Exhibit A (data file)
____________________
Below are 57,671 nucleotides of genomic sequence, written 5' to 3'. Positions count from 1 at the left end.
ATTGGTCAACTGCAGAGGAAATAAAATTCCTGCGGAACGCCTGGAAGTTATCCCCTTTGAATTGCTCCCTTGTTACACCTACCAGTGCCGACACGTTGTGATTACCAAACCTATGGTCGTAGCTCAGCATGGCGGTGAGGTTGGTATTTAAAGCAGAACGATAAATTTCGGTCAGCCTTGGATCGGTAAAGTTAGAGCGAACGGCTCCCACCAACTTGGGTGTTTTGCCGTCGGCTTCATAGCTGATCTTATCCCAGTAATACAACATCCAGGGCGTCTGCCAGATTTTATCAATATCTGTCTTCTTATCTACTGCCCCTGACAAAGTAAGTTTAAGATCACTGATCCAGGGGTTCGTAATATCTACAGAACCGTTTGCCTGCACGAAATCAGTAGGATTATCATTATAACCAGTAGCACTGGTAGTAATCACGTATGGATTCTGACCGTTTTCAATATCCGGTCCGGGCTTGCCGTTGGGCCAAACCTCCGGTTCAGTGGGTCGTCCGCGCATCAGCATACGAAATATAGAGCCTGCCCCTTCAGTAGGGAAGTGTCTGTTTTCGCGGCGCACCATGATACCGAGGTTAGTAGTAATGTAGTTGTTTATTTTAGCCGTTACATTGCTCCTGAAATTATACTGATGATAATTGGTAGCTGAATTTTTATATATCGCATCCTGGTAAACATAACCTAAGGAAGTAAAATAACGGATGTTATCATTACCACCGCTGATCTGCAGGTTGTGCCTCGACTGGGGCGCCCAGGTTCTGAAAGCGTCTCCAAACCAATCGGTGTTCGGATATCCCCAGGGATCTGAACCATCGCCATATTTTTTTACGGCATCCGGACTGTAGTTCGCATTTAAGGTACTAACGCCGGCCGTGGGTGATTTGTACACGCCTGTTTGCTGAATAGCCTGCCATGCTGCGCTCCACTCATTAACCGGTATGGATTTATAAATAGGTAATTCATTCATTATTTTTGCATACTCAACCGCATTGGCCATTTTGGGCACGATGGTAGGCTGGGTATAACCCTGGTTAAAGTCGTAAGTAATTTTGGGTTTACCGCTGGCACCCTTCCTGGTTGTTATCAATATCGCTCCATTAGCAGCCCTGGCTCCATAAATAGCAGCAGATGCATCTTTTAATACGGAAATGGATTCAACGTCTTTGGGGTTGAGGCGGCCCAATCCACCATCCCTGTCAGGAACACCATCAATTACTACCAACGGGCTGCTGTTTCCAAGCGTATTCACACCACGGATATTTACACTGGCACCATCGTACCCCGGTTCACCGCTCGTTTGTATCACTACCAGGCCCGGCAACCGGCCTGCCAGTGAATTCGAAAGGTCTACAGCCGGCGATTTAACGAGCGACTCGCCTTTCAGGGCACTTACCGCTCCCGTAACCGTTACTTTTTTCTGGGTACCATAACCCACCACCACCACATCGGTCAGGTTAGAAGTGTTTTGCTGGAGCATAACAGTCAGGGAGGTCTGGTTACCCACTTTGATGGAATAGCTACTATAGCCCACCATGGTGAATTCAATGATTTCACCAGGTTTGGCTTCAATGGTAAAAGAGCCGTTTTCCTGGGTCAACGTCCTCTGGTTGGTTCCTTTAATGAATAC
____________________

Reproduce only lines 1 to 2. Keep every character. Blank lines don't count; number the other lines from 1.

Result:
Below are 57,671 nucleotides of genomic sequence, written 5' to 3'. Positions count from 1 at the left end.
ATTGGTCAACTGCAGAGGAAATAAAATTCCTGCGGAACGCCTGGAAGTTATCCCCTTTGAATTGCTCCCTTGTTACACCTACCAGTGCCGACACGTTGTGATTACCAAACCTATGGTCGTAGCTCAGCATGGCGGTGAGGTTGGTATTTAAAGCAGAACGATAAATTTCGGTCAGCCTTGGATCGGTAAAGTTAGAGCGAACGGCTCCCACCAACTTGGGTGTTTTGCCGTCGGCTTCATAGCTGATCTTATCCCAGTAATACAACATCCAGGGCGTCTGCCAGATTTTATCAATATCTGTCTTCTTATCTACTGCCCCTGACAAAGTAAGTTTAAGATCACTGATCCAGGGGTTCGTAATATCTACAGAACCGTTTGCCTGCACGAAATCAGTAGGATTATCATTATAACCAGTAGCACTGGTAGTAATCACGTATGGATTCTGACCGTTTTCAATATCCGGTCCGGGCTTGCCGTTGGGCCAAACCTCCGGTTCAGTGGGTCGTCCGCGCATCAGCATACGAAATATAGAGCCTGCCCCTTCAGTAGGGAAGTGTCTGTTTTCGCGGCGCACCATGATACCGAGGTTAGTAGTAATGTAGTTGTTTATTTTAGCCGTTACATTGCTCCTGAAATTATACTGATGATAATTGGTAGCTGAATTTTTATATATCGCATCCTGGTAAACATAACCTAAGGAAGTAAAATAACGGATGTTATCATTACCACCGCTGATCTGCAGGTTGTGCCTCGACTGGGGCGCCCAGGTTCTGAAAGCGTCTCCAAACCAATCGGTGTTCGGATATCCCCAGGGATCTGAACCATCGCCATATTTTTTTACGGCATCCGGACTGTAGTTCGCATTTAAGGTACTAACGCCGGCCGTGGGTGATTTGTACACGCCTGTTTGCTGAATAGCCTGCCATGCTGCGCTCCACTCATTAACCGGTATGGATTTATAAATAGGTAATTCATTCATTATTTTTGCATACTCAACCGCATTGGCCATTTTGGGCACGATGGTAGGCTGGGTATAACCCTGGTTAAAGTCGTAAGTAATTTTGGGTTTACCGCTGGCACCCTTCCTGGTTGTTATCAATATCGCTCCATTAGCAGCCCTGGCTCCATAAATAGCAGCAGATGCATCTTTTAATACGGAAATGGATTCAACGTCTTTGGGGTTGAGGCGGCCCAATCCACCATCCCTGTCAGGAACACCATCAATTACTACCAACGGGCTGCTGTTTCCAAGCGTATTCACACCACGGATATTTACACTGGCACCATCGTACCCCGGTTCACCGCTCGTTTGTATCACTACCAGGCCCGGCAACCGGCCTGCCAGTGAATTCGAAAGGTCTACAGCCGGCGATTTAACGAGCGACTCGCCTTTCAGGGCACTTACCGCTCCCGTAACCGTTACTTTTTTCTGGGTACCATAACCCACCACCACCACATCGGTCAGGTTAGAAGTGTTTTGCTGGAGCATAACAGTCAGGGAGGTCTGGTTACCCACTTTGATGGAATAGCTACTATAGCCCACCATGGTGAATTCAATGATTTCACCAGGTTTGGCTTCAATGGTAAAAGAGCCGTTTTCCTGGGTCAACGTCCTCTGGTTGGTTCCTTTAATGAATAC